A World On The Precipice Of War


One hundred years ago tomorrow, on July 28, 1914, Austrian troops invaded Serbia. It was the start of the First World War. The conflict would last four long years - taking down empires, creating new nations and killing millions by the time it was over. Here in America, the war would not become a reality until U.S. troops joined the Allies in 1917. To mark this anniversary, we thought we'd take a look back at what life was like in the then 48 states of the union. Eric Rauchway is a professor of history at the University of California Davis and joins us from the campus there. Hi, Eric.


RATH: So give us a snapshot of America 100 years ago in 1914. What was it like politically, economically, militarily?

RAUCHWAY: On the eve of the First World War, the United States was a nation of about 100 million people who were evenly split between those who lived on farms and those who lived in cities. It was a rich country on both a total and per capita basis ranking at the top of the world. It wasn't particularly a military power. The United States Army was about the 11th largest in the world, below Ethiopia and just above Spain. So we're not looking at sort of a superpower in the modern sense, but we're looking at a country with a great deal of capacity because of its economic strengths.

RATH: And was this - by this time, the very much postwar, segregated South had kind of solidified.

RAUCHWAY: Yeah, that's right. This was the end of the period during which the South became the Jim Crow South, became the solid South. Beginning around 1889, 1890 Southern states began to disfranchise African Americans by a variety of legal and constitutional means. They rewrote their constitutions in order to prevent black voters from having any influence. This was both a racist measure and a partisan measure. And because the Democratic Party wanted to get the Republicans out and blacks were reliably Republican voters. And that was followed very closely by a process of segregation. So African Americans were removed by law and custom from public spaces, as well as from the voting booths. And that ended up at around 1910.

RATH: To get a sense of the time, we've gone back through some issues of the New York Times because, you know, at that point, mass media was pretty much newspapers. There's a piece about the opposition of a woman's group to the idea of women's suffrage. How strong - how prominent was the women's movement at that point?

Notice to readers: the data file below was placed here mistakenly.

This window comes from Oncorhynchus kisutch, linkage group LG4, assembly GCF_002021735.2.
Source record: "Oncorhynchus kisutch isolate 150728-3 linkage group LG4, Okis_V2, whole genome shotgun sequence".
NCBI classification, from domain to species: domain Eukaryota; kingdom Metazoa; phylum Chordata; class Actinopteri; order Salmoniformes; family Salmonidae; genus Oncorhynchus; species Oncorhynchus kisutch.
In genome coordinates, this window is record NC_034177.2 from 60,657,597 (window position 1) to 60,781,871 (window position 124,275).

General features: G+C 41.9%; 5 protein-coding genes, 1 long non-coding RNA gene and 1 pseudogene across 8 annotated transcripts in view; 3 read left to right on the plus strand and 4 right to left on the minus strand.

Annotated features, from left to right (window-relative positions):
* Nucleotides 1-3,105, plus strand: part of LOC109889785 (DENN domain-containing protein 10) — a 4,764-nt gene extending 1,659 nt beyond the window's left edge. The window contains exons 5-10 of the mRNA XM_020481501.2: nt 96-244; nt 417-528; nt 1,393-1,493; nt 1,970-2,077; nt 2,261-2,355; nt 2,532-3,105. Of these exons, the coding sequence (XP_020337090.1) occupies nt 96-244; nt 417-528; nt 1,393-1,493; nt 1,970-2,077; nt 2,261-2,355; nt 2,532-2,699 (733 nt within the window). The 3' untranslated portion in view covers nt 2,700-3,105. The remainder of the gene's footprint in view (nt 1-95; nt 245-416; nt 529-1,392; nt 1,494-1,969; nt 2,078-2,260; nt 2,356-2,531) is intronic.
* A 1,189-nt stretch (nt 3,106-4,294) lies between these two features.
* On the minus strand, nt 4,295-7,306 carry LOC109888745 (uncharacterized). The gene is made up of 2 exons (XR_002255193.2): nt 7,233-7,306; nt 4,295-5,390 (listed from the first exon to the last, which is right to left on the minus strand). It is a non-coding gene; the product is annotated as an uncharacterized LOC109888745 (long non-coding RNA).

RAUCHWAY: At this point in 1914, the Women Suffrage Campaign was picking up steam. It had succeeded at the state level, particularly throughout the further part of the American West. I think a dozen states at this point had full suffrage for women and a great many more had partial suffrage - allowed women to vote on schools issues or tax issues and in that sort of thing. But at the same time, though, there were concerns that, of course, that giving women the vote would rob them of their femininity. That they would be dragged into the public sphere where there was a great deal of corruption and where there was competition and all kinds of virtues or vices that were associated with masculinity rather than femininity.

RATH: And also gathering steam then was the Temperance Movement. There's an item about West Virginia as an acting prohibition, putting the number of states who have banned alcohol up to nine.

RAUCHWAY: Yeah. There were an increasing number of states that were going to ban alcohol. You're moving sort of out of 19th-century style temperance into 20th-century style prohibition. I mean, the difference is sort of temperance is about self-control - the idea that I know that I should not drink, where prohibition is more about regulation - the idea that I know that you should not drink, particularly if you happen to be Irish Catholic. So prohibition, as I indicate there, was to some degree a stalking horse for anti- immigrant sentiment.

RATH: Turning to the advertisements in the paper, there are ads for tobacco, tuxedos, apartments for rent in Manhattan that are $50 a month. A whole slew of ads for dance schools teaching the waltz, the foxtrot, other styles, passages in ocean liners. You know, am I my missing something or, you know, providing you're not a black or a woman, does life seem pretty good in the first part of the 20th century?

RAUCHWAY: (Laughing). You know, the British economist John Maynard Keynes famously wrote just after the war that the world before the war was a kind of economic utopia - that the average middle-class person could sit at his breakfast table and could enjoy produce fresh from all over the country, if not all over the world, the tea from distant parts of the empire, the sugar, likewise, the news that came instantaneously over electric telegraph wires. It was a world that was characterized by what we would now call globalization - the relatively rapid movement of information, goods and even people across international borders.

RATH: Eric Rauchway is a professor of history at UC Davis. If you'd like to explore some of the New York Times issues we talked about, you can view them at the TimesMachine section of their website. Professor Rauchway, thanks for joining us.

RAUCHWAY: It's my pleasure.


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